Frosting with sprinkles are drizzled over the top of this cupcake.
Amigurumi Hi-life Cupcake
These knit cupcakes have a swirl of frosting on top (think soft serve ice cream swirl)
Pink Bobble Cupcake
Rather than a ruffle edge to the frosting, this has a bobbled edge.
Floofy Cupcakes
Novelty yarn icing is super cute.
Divine Cupcakes
These come out of their papers to reveal smiling faces.
Birthday Cupcake
Knit in a bulkier yarn You will need to create a free Ravelry account to view this pattern.
Loomy-licious Cupcakes
This item was made on Knifty Knitter Looms.
Yummy Scrummy Cupcakes
Embellished with holly or little flowers. You will need to create a free Ravelry account to view this pattern.
Playtime Petit Fours
You will need to create a free Ravelry account to view this pattern.

Other Free Cupcake Themed Knitting Patterns

Cupcake Bib
A cupcake with a candle in it charted onto a bib. (The pattern may have written directions, but looking at the images you could convert it to a visible chart that you could use on any project.)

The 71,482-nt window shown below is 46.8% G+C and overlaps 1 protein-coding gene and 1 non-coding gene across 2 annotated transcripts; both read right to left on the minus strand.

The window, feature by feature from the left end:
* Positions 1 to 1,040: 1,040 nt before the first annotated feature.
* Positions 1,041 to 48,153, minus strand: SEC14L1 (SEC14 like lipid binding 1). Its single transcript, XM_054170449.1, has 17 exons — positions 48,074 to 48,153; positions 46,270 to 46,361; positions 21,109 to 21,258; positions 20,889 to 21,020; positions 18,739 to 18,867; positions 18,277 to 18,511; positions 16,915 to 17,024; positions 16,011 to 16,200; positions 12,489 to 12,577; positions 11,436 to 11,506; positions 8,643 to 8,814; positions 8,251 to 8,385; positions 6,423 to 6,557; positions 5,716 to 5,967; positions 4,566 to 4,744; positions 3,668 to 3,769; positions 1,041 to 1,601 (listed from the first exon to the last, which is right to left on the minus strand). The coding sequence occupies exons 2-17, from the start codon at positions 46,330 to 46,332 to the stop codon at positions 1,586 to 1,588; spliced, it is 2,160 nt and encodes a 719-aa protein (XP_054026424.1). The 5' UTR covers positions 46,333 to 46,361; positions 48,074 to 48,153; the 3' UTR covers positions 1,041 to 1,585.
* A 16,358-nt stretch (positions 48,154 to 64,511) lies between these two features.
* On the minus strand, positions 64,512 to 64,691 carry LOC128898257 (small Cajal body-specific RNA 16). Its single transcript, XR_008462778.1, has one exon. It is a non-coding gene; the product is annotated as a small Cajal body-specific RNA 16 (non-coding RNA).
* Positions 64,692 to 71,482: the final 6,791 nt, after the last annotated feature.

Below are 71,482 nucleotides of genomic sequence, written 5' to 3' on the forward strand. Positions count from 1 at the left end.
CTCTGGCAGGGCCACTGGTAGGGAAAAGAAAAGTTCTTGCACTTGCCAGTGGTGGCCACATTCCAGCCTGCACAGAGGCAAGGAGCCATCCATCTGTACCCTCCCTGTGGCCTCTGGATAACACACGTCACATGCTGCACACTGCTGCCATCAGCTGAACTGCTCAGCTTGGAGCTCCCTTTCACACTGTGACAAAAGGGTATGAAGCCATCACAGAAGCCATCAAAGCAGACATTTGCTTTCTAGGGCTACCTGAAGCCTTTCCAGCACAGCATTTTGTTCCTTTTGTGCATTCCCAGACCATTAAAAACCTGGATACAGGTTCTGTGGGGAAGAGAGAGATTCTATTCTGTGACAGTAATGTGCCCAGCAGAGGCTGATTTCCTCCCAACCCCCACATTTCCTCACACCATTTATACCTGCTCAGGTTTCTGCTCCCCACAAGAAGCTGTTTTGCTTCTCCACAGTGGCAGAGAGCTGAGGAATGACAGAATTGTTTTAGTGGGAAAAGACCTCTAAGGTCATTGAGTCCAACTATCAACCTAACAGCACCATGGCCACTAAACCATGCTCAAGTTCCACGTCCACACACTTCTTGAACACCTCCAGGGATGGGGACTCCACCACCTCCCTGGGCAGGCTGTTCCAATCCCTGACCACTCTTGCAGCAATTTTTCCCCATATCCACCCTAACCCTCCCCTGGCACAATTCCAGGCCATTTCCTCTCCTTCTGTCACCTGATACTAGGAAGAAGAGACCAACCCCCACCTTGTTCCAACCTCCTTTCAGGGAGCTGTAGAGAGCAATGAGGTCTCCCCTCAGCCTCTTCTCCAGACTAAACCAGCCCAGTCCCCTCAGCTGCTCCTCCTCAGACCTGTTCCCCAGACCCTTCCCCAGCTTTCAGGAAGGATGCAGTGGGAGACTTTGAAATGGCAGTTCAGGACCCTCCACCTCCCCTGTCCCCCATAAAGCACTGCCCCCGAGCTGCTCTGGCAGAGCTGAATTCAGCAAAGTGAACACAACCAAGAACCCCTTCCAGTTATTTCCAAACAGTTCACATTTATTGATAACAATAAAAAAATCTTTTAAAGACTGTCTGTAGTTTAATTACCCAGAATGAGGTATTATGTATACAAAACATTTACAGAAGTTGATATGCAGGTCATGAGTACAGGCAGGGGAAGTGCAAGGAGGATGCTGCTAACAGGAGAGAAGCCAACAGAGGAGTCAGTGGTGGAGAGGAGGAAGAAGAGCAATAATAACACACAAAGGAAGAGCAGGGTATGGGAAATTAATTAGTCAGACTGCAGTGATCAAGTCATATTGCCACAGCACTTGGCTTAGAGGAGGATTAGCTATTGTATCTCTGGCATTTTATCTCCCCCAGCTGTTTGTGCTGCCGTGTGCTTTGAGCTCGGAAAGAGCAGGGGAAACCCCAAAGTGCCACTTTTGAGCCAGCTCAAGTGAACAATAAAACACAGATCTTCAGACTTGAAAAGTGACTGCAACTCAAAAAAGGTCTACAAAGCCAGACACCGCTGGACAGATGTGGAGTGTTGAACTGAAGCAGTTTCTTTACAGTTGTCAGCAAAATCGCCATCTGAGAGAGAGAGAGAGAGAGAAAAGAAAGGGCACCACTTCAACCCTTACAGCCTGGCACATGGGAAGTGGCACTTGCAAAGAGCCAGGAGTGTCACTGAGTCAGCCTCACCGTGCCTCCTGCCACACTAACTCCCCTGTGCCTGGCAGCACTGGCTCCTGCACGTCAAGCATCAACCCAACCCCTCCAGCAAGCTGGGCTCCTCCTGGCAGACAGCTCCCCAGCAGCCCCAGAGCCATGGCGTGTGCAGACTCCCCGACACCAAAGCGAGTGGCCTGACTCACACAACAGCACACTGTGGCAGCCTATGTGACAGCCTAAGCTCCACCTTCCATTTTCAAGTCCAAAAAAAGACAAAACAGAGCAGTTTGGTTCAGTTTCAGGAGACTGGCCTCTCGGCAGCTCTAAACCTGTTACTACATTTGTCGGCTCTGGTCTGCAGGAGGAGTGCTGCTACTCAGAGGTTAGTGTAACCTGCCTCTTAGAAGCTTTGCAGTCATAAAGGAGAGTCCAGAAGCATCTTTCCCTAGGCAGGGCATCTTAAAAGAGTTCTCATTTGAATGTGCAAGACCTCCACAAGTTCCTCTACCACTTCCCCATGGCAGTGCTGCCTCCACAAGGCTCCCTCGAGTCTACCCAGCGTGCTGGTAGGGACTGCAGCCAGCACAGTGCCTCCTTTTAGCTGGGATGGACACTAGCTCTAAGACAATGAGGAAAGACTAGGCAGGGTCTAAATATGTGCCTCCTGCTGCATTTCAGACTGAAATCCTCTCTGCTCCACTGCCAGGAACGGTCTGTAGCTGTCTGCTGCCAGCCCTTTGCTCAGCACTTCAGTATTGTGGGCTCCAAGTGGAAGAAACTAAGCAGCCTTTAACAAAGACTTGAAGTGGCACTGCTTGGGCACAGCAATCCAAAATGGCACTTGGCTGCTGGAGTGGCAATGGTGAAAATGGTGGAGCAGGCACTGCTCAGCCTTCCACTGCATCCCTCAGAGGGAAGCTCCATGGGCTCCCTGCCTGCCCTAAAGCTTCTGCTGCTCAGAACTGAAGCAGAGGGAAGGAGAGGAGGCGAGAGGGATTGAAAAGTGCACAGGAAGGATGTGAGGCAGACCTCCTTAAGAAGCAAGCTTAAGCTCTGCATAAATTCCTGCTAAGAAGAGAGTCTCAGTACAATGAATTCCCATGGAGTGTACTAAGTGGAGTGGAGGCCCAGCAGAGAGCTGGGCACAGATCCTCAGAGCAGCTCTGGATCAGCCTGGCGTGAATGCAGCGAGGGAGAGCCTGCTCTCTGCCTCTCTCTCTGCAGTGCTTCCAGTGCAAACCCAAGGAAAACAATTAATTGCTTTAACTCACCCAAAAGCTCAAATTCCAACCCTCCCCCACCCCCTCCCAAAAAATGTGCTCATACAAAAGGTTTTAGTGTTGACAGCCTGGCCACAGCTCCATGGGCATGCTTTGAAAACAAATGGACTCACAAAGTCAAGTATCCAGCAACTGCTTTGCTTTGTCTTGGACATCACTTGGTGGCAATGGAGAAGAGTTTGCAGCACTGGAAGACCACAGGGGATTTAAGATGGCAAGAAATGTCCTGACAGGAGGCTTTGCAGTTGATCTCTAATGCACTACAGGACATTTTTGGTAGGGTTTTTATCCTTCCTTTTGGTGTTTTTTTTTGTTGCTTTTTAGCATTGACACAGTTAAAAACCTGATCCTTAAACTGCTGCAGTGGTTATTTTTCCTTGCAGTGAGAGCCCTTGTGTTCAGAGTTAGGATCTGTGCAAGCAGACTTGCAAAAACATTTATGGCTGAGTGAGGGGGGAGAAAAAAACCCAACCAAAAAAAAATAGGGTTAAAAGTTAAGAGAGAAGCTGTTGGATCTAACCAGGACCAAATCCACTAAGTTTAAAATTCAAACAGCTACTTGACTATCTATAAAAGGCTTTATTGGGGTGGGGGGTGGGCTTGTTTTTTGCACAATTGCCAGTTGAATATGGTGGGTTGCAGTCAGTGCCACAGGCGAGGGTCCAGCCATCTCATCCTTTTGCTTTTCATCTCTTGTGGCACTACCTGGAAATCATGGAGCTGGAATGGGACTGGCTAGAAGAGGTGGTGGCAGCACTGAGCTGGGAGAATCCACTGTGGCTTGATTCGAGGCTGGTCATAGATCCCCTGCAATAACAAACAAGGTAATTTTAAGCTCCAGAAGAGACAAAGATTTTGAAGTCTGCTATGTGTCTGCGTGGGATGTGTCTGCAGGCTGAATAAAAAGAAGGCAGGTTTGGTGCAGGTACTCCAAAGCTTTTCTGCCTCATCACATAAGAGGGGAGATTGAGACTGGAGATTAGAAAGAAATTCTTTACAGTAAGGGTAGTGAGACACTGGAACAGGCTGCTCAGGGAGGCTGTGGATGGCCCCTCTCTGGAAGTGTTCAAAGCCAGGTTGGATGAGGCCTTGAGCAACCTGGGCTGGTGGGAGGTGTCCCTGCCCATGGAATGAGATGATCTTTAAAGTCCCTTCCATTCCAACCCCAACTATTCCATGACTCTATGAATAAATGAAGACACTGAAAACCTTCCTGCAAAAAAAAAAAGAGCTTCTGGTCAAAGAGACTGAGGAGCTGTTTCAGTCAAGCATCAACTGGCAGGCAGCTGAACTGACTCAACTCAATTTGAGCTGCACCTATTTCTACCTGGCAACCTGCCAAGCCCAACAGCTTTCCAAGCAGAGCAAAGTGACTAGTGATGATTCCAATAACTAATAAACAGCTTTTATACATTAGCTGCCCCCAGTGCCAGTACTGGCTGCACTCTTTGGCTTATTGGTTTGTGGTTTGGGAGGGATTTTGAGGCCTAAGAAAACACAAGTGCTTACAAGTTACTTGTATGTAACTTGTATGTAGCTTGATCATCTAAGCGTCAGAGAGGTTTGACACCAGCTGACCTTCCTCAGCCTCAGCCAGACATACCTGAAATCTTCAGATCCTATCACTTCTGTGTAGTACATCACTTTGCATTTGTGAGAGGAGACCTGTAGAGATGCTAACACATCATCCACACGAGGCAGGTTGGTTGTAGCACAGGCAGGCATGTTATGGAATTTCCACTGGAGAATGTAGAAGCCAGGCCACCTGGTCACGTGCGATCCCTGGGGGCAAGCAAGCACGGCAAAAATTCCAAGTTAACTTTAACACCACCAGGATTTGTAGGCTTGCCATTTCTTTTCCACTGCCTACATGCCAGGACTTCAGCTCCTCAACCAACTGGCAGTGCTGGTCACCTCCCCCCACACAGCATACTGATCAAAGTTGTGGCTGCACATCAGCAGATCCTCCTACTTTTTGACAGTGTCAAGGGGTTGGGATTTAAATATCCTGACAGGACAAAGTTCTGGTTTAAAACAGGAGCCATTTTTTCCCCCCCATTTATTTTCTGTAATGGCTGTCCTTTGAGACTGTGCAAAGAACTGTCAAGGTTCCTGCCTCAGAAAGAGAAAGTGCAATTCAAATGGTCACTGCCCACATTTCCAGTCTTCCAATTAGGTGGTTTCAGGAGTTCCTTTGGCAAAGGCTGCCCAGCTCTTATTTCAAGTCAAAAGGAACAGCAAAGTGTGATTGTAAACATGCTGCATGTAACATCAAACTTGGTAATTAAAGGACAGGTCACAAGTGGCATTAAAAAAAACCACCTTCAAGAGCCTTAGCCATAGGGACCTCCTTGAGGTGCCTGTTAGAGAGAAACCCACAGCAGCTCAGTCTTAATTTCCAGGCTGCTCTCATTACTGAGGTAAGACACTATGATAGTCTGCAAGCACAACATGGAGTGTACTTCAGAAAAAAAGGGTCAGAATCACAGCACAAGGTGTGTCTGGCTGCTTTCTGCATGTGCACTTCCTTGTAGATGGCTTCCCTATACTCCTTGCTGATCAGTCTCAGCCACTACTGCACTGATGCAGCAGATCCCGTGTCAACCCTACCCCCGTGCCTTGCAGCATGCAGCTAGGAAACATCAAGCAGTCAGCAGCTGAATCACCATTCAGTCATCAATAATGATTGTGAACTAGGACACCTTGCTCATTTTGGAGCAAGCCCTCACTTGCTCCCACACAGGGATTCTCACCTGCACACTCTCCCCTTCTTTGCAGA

Cupcake Dishcloth
This dishcloth is shaped like a cupcake and has a ruffled edge where the frosting ends. You will need to create a free Ravelry account to view this pattern.
Cupcake Broach, Corsage
Appears to be slightly stuffed You will need to create a free Ravelry account to view this pattern.
Cupcake with Cherry on Top Dishcloth
A VERY simple cupcake design.
Cupcake Mary Jane Booties
Looks cute with a cupcake hat. You will need to create a free Ravelry account to view this pattern.
Knitted Cupcake Decoration
A 2D cupcake with beaded sprinkles and a cherry on top.
'I love you cupcake' Tea Cozy
The top of the tea cozy has a cupcake perched on it.